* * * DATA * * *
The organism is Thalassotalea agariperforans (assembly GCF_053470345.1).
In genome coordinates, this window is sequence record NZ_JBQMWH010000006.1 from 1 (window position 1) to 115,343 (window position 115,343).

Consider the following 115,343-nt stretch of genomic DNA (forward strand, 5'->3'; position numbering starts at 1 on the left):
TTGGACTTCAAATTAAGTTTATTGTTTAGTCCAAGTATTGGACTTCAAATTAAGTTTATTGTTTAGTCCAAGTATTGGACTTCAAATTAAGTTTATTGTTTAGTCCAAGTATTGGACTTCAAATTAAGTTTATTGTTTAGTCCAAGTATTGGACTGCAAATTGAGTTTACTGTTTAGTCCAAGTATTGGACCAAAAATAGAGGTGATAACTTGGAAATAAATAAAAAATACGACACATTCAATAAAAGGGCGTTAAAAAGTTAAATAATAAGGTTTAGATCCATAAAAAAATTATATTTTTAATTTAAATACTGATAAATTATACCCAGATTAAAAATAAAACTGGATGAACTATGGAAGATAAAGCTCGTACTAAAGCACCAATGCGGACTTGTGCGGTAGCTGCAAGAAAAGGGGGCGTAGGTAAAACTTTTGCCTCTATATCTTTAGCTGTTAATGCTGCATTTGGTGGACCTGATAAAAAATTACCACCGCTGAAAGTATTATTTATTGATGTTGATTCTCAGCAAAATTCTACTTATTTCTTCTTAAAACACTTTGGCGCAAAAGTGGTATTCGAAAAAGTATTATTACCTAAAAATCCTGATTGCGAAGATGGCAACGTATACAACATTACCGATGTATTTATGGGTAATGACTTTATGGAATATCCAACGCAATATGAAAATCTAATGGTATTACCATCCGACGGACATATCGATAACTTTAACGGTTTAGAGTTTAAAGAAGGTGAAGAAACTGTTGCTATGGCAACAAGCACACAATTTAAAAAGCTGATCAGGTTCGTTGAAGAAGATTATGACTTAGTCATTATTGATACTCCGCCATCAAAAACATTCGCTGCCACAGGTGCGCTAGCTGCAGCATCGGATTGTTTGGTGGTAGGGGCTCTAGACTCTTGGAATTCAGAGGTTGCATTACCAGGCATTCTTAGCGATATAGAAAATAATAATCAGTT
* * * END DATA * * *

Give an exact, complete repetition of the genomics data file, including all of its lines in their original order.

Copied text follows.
The organism is Thalassotalea agariperforans (assembly GCF_053470345.1).
In genome coordinates, this window is sequence record NZ_JBQMWH010000006.1 from 1 (window position 1) to 115,343 (window position 115,343).

Consider the following 115,343-nt stretch of genomic DNA (forward strand, 5'->3'; position numbering starts at 1 on the left):
TTGGACTTCAAATTAAGTTTATTGTTTAGTCCAAGTATTGGACTTCAAATTAAGTTTATTGTTTAGTCCAAGTATTGGACTTCAAATTAAGTTTATTGTTTAGTCCAAGTATTGGACTTCAAATTAAGTTTATTGTTTAGTCCAAGTATTGGACTGCAAATTGAGTTTACTGTTTAGTCCAAGTATTGGACCAAAAATAGAGGTGATAACTTGGAAATAAATAAAAAATACGACACATTCAATAAAAGGGCGTTAAAAAGTTAAATAATAAGGTTTAGATCCATAAAAAAATTATATTTTTAATTTAAATACTGATAAATTATACCCAGATTAAAAATAAAACTGGATGAACTATGGAAGATAAAGCTCGTACTAAAGCACCAATGCGGACTTGTGCGGTAGCTGCAAGAAAAGGGGGCGTAGGTAAAACTTTTGCCTCTATATCTTTAGCTGTTAATGCTGCATTTGGTGGACCTGATAAAAAATTACCACCGCTGAAAGTATTATTTATTGATGTTGATTCTCAGCAAAATTCTACTTATTTCTTCTTAAAACACTTTGGCGCAAAAGTGGTATTCGAAAAAGTATTATTACCTAAAAATCCTGATTGCGAAGATGGCAACGTATACAACATTACCGATGTATTTATGGGTAATGACTTTATGGAATATCCAACGCAATATGAAAATCTAATGGTATTACCATCCGACGGACATATCGATAACTTTAACGGTTTAGAGTTTAAAGAAGGTGAAGAAACTGTTGCTATGGCAACAAGCACACAATTTAAAAAGCTGATCAGGTTCGTTGAAGAAGATTATGACTTAGTCATTATTGATACTCCGCCATCAAAAACATTCGCTGCCACAGGTGCGCTAGCTGCAGCATCGGATTGTTTGGTGGTAGGGGCTCTAGACTCTTGGAATTCAGAGGTTGCATTACCAGGCATTCTTAGCGATATAGAAAATAATAATCAGTT